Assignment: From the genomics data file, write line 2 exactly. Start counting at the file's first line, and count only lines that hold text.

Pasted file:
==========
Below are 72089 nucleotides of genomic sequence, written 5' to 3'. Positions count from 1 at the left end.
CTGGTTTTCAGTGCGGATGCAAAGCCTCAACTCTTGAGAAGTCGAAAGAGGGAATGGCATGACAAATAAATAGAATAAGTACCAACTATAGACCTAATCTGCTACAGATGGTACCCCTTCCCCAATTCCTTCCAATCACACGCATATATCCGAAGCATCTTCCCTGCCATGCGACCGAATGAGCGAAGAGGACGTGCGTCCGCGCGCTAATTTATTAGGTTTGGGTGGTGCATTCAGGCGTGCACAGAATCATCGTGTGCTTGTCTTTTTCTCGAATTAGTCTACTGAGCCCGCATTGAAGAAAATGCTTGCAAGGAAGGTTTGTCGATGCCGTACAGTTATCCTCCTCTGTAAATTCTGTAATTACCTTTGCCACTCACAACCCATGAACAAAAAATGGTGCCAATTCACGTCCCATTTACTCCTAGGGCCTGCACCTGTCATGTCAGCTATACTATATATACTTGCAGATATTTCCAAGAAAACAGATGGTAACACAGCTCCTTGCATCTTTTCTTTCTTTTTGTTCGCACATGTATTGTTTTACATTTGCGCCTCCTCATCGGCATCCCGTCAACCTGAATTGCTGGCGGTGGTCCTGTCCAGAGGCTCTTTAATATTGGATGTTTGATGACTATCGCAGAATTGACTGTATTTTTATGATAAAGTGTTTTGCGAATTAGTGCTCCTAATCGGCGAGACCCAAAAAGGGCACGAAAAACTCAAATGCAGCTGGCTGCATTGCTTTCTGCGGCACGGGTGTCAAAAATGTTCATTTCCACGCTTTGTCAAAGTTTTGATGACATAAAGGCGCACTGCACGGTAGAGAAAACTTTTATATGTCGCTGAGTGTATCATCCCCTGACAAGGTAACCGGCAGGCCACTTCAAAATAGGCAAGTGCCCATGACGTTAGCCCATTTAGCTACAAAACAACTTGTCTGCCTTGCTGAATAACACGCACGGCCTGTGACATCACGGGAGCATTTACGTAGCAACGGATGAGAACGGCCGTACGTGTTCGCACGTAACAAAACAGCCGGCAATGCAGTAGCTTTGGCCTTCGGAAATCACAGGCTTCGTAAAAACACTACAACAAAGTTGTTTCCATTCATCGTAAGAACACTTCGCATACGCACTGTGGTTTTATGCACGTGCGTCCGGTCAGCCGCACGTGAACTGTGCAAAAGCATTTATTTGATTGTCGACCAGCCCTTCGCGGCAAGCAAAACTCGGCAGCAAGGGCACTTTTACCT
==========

CTGGTTTTCAGTGCGGATGCAAAGCCTCAACTCTTGAGAAGTCGAAAGAGGGAATGGCATGACAAATAAATAGAATAAGTACCAACTATAGACCTAATCTGCTACAGATGGTACCCCTTCCCCAATTCCTTCCAATCACACGCATATATCCGAAGCATCTTCCCTGCCATGCGACCGAATGAGCGAAGAGGACGTGCGTCCGCGCGCTAATTTATTAGGTTTGGGTGGTGCATTCAGGCGTGCACAGAATCATCGTGTGCTTGTCTTTTTCTCGAATTAGTCTACTGAGCCCGCATTGAAGAAAATGCTTGCAAGGAAGGTTTGTCGATGCCGTACAGTTATCCTCCTCTGTAAATTCTGTAATTACCTTTGCCACTCACAACCCATGAACAAAAAATGGTGCCAATTCACGTCCCATTTACTCCTAGGGCCTGCACCTGTCATGTCAGCTATACTATATATACTTGCAGATATTTCCAAGAAAACAGATGGTAACACAGCTCCTTGCATCTTTTCTTTCTTTTTGTTCGCACATGTATTGTTTTACATTTGCGCCTCCTCATCGGCATCCCGTCAACCTGAATTGCTGGCGGTGGTCCTGTCCAGAGGCTCTTTAATATTGGATGTTTGATGACTATCGCAGAATTGACTGTATTTTTATGATAAAGTGTTTTGCGAATTAGTGCTCCTAATCGGCGAGACCCAAAAAGGGCACGAAAAACTCAAATGCAGCTGGCTGCATTGCTTTCTGCGGCACGGGTGTCAAAAATGTTCATTTCCACGCTTTGTCAAAGTTTTGATGACATAAAGGCGCACTGCACGGTAGAGAAAACTTTTATATGTCGCTGAGTGTATCATCCCCTGACAAGGTAACCGGCAGGCCACTTCAAAATAGGCAAGTGCCCATGACGTTAGCCCATTTAGCTACAAAACAACTTGTCTGCCTTGCTGAATAACACGCACGGCCTGTGACATCACGGGAGCATTTACGTAGCAACGGATGAGAACGGCCGTACGTGTTCGCACGTAACAAAACAGCCGGCAATGCAGTAGCTTTGGCCTTCGGAAATCACAGGCTTCGTAAAAACACTACAACAAAGTTGTTTCCATTCATCGTAAGAACACTTCGCATACGCACTGTGGTTTTATGCACGTGCGTCCGGTCAGCCGCACGTGAACTGTGCAAAAGCATTTATTTGATTGTCGACCAGCCCTTCGCGGCAAGCAAAACTCGGCAGCAAGGGCACTTTTACCT